Next we look at the derivative of $g(x)$

\begin{eqnarray*}
g'(x)&=&\frac{1}{3}(3x+18)^\frac{-2}{3} \times 3 \\
&=& \frac{1}{(3x+18)^\frac{2}{3}}
\end{eqnarray*}




\begin{displaymath}
\vert g'(x)\vert=\frac{1}{(3x+18)^\frac{2}{3}}\leq \frac{1}{18^\frac{2}{3}} < 1
\mbox{ for }x \in [0,\infty)
\end{displaymath}

This fulfills the requirements for a unique fixed point to exist in $[0,\infty)$. It also ensures that if we start with any non-negative value we will converge to the fixed point. The table below shows the first ten iterations for three different values of $x_0$. Figure 20a and Figure 20b illustrate the iteration history and the logarithm of the error, for a case starting with $x_0 = 0$.

Figure 20: Iteration history and the logarithm of the error. Case starting with $x_0 = 0$. $g(x)=(3x+18)^{\frac{1}{3}}$ for $x \in [0,\infty )$
\includegraphics[width = 3.5in]{cbrt0a.ps} \includegraphics[width = 3.5in]{cbrt0b.ps}
Figure 21a and Figure 21b illustrate the iteration history and the logarithm of the error, for a case starting with $x_0 = 100$.
Figure 21: Iteration history and the logarithm of the error. Case starting with $x_0 = 100$. $g(x)=(3x+18)^{\frac{1}{3}}$ for $x \in [0,\infty )$
\includegraphics[width = 3.5in]{cbrt100a.ps} \includegraphics[width = 3.5in]{cbrt100b.ps}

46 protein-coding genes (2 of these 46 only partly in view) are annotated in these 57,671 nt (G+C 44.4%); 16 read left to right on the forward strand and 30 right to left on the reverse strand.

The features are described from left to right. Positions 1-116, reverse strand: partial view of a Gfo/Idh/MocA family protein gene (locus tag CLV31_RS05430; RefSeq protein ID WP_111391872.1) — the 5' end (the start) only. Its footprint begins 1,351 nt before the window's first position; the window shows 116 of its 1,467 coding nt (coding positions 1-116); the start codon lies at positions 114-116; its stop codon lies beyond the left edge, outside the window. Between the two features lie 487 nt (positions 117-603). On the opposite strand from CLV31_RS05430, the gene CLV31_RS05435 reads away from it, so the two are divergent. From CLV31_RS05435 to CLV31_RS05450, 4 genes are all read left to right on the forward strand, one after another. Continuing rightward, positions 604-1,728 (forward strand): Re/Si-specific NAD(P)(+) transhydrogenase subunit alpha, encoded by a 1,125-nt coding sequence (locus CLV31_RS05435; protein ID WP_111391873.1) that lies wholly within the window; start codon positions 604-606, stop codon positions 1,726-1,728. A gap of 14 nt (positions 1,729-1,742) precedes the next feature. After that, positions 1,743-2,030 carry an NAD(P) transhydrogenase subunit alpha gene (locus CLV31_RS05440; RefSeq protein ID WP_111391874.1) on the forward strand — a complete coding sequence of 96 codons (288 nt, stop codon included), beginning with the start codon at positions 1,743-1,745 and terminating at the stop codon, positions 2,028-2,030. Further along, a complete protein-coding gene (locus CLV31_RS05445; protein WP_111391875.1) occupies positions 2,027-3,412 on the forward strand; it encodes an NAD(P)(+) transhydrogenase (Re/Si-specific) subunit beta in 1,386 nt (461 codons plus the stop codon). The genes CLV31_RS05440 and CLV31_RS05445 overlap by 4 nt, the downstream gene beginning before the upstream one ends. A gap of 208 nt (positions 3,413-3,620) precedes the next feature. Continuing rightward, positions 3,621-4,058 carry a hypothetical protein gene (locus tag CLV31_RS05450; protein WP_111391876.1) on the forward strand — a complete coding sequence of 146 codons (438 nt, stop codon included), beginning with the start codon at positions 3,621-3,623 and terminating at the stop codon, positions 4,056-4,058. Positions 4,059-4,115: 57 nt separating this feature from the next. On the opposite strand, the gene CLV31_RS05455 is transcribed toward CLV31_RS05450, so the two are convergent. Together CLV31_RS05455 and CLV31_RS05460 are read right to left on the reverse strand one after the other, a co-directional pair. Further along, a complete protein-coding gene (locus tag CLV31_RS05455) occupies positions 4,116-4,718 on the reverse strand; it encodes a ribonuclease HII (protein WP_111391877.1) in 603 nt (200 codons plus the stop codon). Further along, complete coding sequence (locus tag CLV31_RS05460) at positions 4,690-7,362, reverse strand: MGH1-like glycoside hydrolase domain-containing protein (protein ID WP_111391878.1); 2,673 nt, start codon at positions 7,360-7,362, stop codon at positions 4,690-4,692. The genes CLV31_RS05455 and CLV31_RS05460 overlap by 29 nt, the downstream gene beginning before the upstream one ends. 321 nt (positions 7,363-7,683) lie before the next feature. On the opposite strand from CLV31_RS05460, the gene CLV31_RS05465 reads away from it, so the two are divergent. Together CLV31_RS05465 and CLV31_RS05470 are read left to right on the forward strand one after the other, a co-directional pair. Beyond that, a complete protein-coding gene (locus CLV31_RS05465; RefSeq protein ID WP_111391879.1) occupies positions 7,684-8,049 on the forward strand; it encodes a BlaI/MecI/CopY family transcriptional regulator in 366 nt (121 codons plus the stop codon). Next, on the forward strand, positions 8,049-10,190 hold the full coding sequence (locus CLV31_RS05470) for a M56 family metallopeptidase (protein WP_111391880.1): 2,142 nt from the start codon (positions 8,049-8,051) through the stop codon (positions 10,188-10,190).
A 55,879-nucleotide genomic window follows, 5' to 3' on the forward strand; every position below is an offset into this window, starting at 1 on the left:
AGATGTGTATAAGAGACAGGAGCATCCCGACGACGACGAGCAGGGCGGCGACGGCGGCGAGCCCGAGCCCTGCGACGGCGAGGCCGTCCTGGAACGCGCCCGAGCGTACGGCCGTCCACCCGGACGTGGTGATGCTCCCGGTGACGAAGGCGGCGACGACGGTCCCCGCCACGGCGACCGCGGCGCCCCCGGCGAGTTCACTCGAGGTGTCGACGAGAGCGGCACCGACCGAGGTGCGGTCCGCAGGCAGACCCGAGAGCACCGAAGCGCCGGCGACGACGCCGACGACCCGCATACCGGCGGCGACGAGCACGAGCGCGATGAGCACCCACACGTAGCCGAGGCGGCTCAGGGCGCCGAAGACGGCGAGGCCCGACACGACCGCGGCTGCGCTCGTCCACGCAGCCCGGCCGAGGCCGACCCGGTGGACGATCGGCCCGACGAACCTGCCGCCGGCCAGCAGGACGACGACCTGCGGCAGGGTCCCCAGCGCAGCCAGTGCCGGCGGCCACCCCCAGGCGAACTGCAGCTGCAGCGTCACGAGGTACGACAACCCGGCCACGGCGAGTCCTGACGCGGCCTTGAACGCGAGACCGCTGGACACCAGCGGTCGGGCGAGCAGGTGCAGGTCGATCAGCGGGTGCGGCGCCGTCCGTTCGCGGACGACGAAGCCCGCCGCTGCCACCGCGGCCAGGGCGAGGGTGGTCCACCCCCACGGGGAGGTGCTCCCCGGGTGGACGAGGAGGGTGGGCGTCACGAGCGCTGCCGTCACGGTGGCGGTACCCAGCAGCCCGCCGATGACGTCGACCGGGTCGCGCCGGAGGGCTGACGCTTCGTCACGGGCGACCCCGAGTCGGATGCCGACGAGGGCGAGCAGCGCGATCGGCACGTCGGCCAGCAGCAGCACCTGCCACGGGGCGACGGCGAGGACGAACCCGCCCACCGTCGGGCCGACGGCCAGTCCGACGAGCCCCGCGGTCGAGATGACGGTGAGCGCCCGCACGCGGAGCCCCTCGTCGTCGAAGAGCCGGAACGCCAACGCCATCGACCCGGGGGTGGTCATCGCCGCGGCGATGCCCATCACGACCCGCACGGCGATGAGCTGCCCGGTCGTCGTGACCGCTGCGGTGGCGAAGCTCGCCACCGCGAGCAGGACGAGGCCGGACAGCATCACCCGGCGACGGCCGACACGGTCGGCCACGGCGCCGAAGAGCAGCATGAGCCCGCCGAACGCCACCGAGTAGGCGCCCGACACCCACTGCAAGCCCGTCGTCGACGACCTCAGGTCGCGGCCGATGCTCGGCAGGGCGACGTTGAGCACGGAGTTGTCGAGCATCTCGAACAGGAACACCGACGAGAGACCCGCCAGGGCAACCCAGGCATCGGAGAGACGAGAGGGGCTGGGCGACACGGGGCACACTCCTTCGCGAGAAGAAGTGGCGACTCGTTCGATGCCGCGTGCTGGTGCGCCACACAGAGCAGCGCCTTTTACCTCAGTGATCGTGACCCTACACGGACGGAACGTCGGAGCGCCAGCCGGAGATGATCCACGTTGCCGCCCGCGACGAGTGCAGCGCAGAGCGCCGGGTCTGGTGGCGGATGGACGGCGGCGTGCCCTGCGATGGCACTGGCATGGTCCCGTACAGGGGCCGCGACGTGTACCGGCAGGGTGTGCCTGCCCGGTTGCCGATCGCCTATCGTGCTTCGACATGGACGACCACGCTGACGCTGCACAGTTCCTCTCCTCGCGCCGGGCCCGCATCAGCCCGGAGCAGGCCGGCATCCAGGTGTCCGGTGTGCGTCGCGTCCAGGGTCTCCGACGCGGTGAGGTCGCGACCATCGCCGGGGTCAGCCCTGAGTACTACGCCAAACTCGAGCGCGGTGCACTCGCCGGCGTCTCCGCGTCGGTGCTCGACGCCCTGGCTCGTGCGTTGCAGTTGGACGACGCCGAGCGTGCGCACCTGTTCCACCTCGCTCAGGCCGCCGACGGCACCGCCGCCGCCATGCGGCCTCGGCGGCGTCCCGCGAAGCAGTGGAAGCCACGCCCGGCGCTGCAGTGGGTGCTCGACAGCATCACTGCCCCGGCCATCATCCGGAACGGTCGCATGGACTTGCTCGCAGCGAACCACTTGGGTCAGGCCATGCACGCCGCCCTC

Finally, Figure 22a and Figure 22b illustrate the iteration history and the logarithm of the error, for a case starting with $x_0 = 10000$.
Figure 22: Iteration history and the logarithm of the error. Case starting with $x_0 = 10000$. $g(x)=(3x+18)^{\frac{1}{3}}$ for $x \in [0,\infty )$
\includegraphics[width = 3.5in]{cbrt10Ka.ps} \includegraphics[width = 3.5in]{cbrt10Kb.ps}

\begin{displaymath}
\begin{array}{\vert\vert c\vert\vert c\vert c\vert c\vert\ve...
...x_{10} & 3.0000 & 3.0000 & 3.0000 \\
\hline
\hline
\end{array}\end{displaymath}

The iterations for the three different starting points all appear to converge on $3$. The log error plots are straight lines and they all have the same slope, indicating the same rate of convergence.

We can also prove analytically that $3$ is the fixed point of $g(x)$. A fixed point of $g(x)$ satisfies

\begin{displaymath}
x=(3x+18)^\frac{1}{3}.
\end{displaymath}

We can rearrange this to get $x^3-3x-18=0
$ which has one real root, $x=3$.

$\Box$